The reliever appeared in 116 games over four seasons and finished with an 18-3 record and a 3.44 ERA.

-- Rudy Arias (1959)

Though he didn’t pitch in the World Series for the Go-Go White Sox, Arias did go 2-0 with a 4.09 ERA in 34 relief appearances in the regular season.

-- Mike Fornieles (1953-56)

Later an All-Star with the Red Sox, he went 8-7 with a 3.59 ERA in 153 innings in his first season on the South Side. Fornieles appeared in 86 games for the Sox and had a 3.82 ERA over 297 innings.

-- Adrian Nieto (2014)

A Rule 5 selection in December 2013, Nieto spent the entire 2014 season with the White Sox. He caught 48 games and hit two home runs. Nieto also called Abreu “The Cuban Babe Ruth” after the first baseman burst onto the scene that April.

Other Cuban players to play for the White Sox include: Jose Acosta (1922), Guillermo “Willy” Maranda (1952), Aurelio Monteagudo (1967), Hector Rodriguez (1952), Nelson Santovenia (1992) and Leo Sutherland (1980-81).

How Jose Abreu, Rick Renteria played pivotal roles in White Sox presentation for Luis Robert

How Jose Abreu, Rick Renteria played pivotal roles in White Sox presentation for Luis Robert

SEATTLE -- A legend in Cuba, the man they simply know as ‘Pito,’ Jose Abreu played a large role in the White Sox pitch to young Cuban outfielder Luis Robert.

Same for Yoan Moncada. White Sox manager Rick Renteria had a big hand in it, too.

Robert, 19, reportedly signed a deal worth $25-30 million with the White Sox on Saturday afternoon. The yet-to-be-announced signing is another significant move for the rebuilding White Sox in their quest to accumulate as much high-end, controllable talent as possible. Robert likely slots into the team’s farm system as the No. 3 prospect behind Moncada and Michael Kopech.

One way the White Sox endeared themselves to Robert was with a video presentation narrated in Spanish by Renteria with plugs from Abreu and Moncada, who implored the youngster to join them in Chicago. Hours before Robert signed with the White Sox he switched the avatar on his Instagram account a picture of him wearing the team’s hat.

Abreu’s message undoubtedly was genuine, coming from a man who not only loves how he has been received by White Sox fans, but also was floored at how well the team treated Cuban icon Minnie Minoso until his death in 2015.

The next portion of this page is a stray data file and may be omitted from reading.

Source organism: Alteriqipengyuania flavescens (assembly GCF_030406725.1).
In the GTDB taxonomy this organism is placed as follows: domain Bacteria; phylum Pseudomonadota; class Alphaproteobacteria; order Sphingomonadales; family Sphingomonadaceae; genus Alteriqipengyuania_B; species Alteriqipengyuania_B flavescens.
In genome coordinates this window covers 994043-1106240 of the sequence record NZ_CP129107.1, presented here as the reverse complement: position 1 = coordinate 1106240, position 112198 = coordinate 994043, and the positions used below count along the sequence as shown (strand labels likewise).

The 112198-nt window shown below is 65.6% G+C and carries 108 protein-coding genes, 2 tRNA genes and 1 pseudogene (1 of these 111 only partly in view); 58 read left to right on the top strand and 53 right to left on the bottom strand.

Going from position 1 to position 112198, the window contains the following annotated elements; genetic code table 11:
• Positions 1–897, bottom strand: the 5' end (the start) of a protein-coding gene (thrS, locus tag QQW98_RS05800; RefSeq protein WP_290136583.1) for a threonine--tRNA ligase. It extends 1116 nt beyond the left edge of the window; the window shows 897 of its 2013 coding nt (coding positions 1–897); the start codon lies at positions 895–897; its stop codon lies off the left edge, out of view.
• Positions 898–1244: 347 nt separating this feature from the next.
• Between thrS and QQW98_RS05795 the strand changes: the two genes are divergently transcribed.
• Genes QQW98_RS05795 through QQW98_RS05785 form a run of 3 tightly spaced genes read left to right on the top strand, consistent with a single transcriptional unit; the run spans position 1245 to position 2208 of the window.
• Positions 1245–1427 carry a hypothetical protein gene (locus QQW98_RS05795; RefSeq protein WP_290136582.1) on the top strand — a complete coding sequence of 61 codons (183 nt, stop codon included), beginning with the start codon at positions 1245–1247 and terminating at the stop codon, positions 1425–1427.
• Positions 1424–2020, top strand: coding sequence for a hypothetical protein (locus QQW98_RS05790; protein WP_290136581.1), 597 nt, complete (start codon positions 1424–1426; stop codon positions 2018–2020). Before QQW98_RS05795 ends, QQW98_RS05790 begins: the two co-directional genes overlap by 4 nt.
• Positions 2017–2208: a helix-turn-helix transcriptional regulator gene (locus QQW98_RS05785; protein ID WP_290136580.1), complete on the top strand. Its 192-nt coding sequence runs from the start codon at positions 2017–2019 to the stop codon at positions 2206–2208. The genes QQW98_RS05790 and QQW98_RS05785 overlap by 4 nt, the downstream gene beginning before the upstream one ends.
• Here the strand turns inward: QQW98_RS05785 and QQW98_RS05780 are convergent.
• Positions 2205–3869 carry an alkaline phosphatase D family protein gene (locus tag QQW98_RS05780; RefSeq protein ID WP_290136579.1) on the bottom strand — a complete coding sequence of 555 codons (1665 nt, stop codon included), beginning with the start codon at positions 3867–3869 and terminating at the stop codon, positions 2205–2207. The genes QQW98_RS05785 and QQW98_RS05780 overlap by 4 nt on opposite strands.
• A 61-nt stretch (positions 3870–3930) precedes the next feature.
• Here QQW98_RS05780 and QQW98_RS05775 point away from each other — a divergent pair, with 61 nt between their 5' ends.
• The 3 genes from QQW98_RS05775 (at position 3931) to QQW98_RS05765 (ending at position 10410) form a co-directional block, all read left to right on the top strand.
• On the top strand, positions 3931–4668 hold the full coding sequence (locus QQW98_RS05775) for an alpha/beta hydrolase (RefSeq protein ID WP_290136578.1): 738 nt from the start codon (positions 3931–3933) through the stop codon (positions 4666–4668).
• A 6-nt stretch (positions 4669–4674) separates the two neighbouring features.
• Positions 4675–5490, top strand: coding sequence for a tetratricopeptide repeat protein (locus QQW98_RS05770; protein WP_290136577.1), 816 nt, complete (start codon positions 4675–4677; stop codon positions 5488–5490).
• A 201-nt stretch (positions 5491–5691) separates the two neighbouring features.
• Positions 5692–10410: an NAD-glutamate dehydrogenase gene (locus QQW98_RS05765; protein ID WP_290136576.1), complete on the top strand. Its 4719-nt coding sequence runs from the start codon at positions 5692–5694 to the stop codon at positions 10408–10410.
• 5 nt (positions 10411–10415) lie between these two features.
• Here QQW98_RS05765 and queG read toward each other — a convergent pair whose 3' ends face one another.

“From the bottom of my heart, that is something that is very special to me,” Abreu said through an interpreter on Friday. “I really appreciate that. The way this team has treated the Cuban players and the Latino players in general, that’s something that is important and I really, really appreciate it.”

When Abreu signed, he was the 17th Cuban to have suited up for the White Sox. Two months later, the team added catcher Adrian Nieto in the Rule 5 draft and they’ve since acquired Moncada.

[MORE: Video pitch helps White Sox sign potential cornerstone Luis Robert to loaded farm system]

Abreu recalled on Friday how he had known about more recent White Sox players who hailed from Cuba such as Alexei Ramirez, Dayan Viciedo, Jose Contreras and ‘El Duque’ Orlando Hernandez. But he didn’t know as much about Minoso — who was a club ambassador at the time — until his elder countrymen took him under his wing and became a father figure to Abreu. Abreu said learning about Minoso’s dealings with the White Sox made his transition to the United States significantly easier.

“Once I left the island, that was when I learned more about who else was here and I met Minnie,” Abreu said. “I heard about his story with the team and all the things that he did.”

The White Sox also have an edge over the rest of baseball in that Renteria is the only Spanish-speaking manager at the major league level, another layer to his skillset that was noted in the presentation. Renteria said earlier this week that he knows that his ability to bridge the communication gap is significant in a game where the Spanish-speaking population continues to rise.

While it’s merely another attribute that he brings to the table among many, Renteria, who was the first U.S.-born member of his family (his parents and four older brothers were born in Mexico), knows his background can be a valuable tool.

“Is there value to my cultural experience and how I grew up and the experiences I’ve had in general?” Renteria said. “Yeah. Absolutely. No question about it. I’ll take advantage of it to the extent that I can get the most value out of the players playing for me both Anglo and/or African American and/or Hispanic.

“I think in general we should be able to cross all bridges to be able to communicate with all players. Is it simpler for me? Yeah, I am Spanish speaking since I was little. That helps a lot. My language skills in Spanish have actually gotten better over the years -- correcting and checking to make sure you’re saying things the right way.

“You might speak the same language in terms of the words. But if your message isn’t very good it doesn’t matter what language you speak, it isn’t going to get across.”